I can barely bring myself to pay for a bottle of EL ANR these days. How soon will it be before people start switching away from their regular brands, to something more affordable? How many people are cutting out products so they don’t have to use so many? Perhaps it’s already started. I’m told consumer brands (sold in pharmacies) are doing brisk sales. People ARE switching away, but at what cost to their skin, if it’s skincare?
I’m not saying of course that everything cheap is bad or sub-standard. It remains a fact that good quality ingredients cost money, and that will transfer to the consumer. I’m not saying also that all high-end products are good. Far from it. Some just ride on their name and celebrity endorsements.
Many skincare products I see in the local pharmacies, that are within easy reach of the populace, don’t live up to expectations, or are really not worth mentioning. The one brand I might be willing to stick my neck out for is perhaps, Olay because I’ve had good results using their products over the years, starting with Total Effects and then Regenerist. Hada Labo is another brand I’m willing to recommend (except for their cleansers which suck – and suck all moisture out of your skin) We don’t get the good French pharmacy brands, and the ones we do get, aren’t affordable here.
I won’t talk about Korean skincare brands because I personally feel that the affordable ones are, for the most part, very basic to be point of being too basic. If you haven’t used skincare before, it’s a decent place to start. But I wouldn’t use it for the rest of my life, because you just won’t get what your skin needs over time. You may disagree, that’s your prerogative. But when a brand engages the services of a high-flying popular K-pop/K-drama star as the face of their brand, and you walk out of the store with more freebies than products purchased (that’s always been the lure of Korean brands), it makes me wonder just how much their product is really worth 🙂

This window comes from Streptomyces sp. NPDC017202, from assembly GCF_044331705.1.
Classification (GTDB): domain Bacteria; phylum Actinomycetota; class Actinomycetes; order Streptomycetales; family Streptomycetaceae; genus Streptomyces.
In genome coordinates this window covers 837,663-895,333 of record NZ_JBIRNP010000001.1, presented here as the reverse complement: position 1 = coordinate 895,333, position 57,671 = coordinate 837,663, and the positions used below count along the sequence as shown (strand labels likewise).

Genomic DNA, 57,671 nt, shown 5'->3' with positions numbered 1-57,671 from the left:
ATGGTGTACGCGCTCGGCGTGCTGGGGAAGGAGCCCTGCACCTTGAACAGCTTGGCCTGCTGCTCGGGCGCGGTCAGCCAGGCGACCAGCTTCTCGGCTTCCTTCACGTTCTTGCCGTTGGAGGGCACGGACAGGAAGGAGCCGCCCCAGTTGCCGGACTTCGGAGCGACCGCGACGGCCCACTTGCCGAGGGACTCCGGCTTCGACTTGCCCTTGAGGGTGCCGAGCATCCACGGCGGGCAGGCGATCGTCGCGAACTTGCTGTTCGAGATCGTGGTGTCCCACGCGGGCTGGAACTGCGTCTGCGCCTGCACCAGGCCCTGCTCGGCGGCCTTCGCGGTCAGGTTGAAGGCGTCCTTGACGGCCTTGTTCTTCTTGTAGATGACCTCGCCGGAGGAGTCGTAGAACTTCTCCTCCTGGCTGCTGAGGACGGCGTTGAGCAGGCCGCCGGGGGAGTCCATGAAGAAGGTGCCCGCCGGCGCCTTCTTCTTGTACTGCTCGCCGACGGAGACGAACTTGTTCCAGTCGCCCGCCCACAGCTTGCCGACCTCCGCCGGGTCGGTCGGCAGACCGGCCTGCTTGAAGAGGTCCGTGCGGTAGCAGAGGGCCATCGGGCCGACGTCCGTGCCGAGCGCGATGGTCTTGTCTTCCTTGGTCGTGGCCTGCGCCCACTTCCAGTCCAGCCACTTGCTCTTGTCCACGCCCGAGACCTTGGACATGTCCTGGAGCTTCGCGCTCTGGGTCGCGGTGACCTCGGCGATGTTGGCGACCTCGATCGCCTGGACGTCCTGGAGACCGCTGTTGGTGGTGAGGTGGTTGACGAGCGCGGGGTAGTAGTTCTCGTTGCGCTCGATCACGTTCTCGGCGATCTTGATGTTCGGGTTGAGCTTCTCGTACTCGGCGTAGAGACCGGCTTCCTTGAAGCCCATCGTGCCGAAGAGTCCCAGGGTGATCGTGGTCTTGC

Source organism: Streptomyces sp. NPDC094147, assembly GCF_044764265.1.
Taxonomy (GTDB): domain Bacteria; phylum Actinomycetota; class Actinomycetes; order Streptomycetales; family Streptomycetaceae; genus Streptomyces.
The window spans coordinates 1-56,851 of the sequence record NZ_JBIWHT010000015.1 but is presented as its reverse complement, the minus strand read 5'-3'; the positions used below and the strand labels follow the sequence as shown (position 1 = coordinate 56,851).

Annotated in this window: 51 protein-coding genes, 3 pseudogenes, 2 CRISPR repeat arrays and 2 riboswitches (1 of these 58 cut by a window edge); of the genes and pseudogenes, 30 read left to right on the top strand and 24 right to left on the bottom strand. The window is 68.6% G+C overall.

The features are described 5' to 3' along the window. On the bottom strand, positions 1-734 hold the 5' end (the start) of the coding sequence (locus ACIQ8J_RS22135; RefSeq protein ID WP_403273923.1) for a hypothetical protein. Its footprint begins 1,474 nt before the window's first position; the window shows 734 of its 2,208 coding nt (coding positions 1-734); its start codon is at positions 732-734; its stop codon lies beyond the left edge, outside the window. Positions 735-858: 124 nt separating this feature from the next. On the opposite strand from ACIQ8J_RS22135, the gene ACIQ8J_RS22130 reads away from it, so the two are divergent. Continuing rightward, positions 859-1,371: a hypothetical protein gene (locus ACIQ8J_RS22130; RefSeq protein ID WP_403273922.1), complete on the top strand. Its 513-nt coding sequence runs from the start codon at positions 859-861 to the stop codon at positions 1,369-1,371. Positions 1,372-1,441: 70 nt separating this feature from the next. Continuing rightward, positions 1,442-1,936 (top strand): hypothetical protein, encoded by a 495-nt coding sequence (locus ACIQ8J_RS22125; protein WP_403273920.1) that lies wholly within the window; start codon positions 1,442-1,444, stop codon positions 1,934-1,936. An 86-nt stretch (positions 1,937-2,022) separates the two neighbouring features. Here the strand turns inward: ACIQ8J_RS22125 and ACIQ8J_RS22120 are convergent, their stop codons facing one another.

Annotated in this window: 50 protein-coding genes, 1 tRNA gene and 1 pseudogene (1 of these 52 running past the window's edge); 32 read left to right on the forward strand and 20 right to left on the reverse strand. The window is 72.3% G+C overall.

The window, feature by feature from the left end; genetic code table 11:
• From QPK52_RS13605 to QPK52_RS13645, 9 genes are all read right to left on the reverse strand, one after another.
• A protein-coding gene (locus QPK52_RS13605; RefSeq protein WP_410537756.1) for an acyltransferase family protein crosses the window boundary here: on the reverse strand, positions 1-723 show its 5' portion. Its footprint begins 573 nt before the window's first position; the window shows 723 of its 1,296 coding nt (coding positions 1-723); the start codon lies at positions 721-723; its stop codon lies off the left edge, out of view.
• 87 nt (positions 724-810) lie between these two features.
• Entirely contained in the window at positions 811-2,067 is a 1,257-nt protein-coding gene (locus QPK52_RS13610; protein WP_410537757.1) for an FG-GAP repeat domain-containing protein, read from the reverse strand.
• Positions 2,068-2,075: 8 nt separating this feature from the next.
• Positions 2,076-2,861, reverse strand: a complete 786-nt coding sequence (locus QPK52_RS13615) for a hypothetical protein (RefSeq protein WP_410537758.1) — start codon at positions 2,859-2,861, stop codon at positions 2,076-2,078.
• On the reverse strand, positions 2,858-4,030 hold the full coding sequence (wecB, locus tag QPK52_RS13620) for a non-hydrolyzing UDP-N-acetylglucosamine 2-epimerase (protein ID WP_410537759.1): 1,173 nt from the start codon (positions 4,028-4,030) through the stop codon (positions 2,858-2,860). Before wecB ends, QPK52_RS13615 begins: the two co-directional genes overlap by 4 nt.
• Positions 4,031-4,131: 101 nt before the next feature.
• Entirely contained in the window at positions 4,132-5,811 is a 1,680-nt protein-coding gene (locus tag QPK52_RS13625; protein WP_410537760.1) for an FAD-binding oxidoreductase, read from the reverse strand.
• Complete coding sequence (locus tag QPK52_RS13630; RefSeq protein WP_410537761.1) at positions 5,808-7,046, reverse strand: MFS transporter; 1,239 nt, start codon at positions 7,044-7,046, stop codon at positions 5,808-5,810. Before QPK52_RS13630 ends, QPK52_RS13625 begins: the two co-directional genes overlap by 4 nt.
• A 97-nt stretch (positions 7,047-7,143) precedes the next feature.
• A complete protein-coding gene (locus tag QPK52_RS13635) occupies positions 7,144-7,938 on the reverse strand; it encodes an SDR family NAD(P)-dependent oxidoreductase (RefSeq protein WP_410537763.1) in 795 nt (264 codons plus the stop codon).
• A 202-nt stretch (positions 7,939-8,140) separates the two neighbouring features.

All I’m saying here is that in the current economic climate, and the rather uncertain economic future in a world gone butterly onkers, I don’t know how to justify some of the prices of products I tell you about – a RM400 foundation, a RM1000 moisturiser, a RM500 serum, a RM300 highlighter, a RM460 perfume… How are these not luxuries? How is beauty not becoming too much of a luxury? How are prices of beauty products spiralling beyond the reach of the everyday woman (or man) who just wants some decent skincare, or even makeup that doesn’t entail having to sell a kidney?
I just had to get this personal debate off my chest, but I’m not going to stop you know LOL As I said, truffles. I like my truffles and champagne and if I save for them, I get my truffles and champagne. I’m just a little more selective these days, and indulge a little more sparingly. But you can be sure that I’ll tell you that truffles and champagne are luxuries you can do without. Some day when I find mushrooms and sparkling juice that taste as good, I’d be sure to tell you about them too 😉 Have you started feeling the pinch already and are you switching away?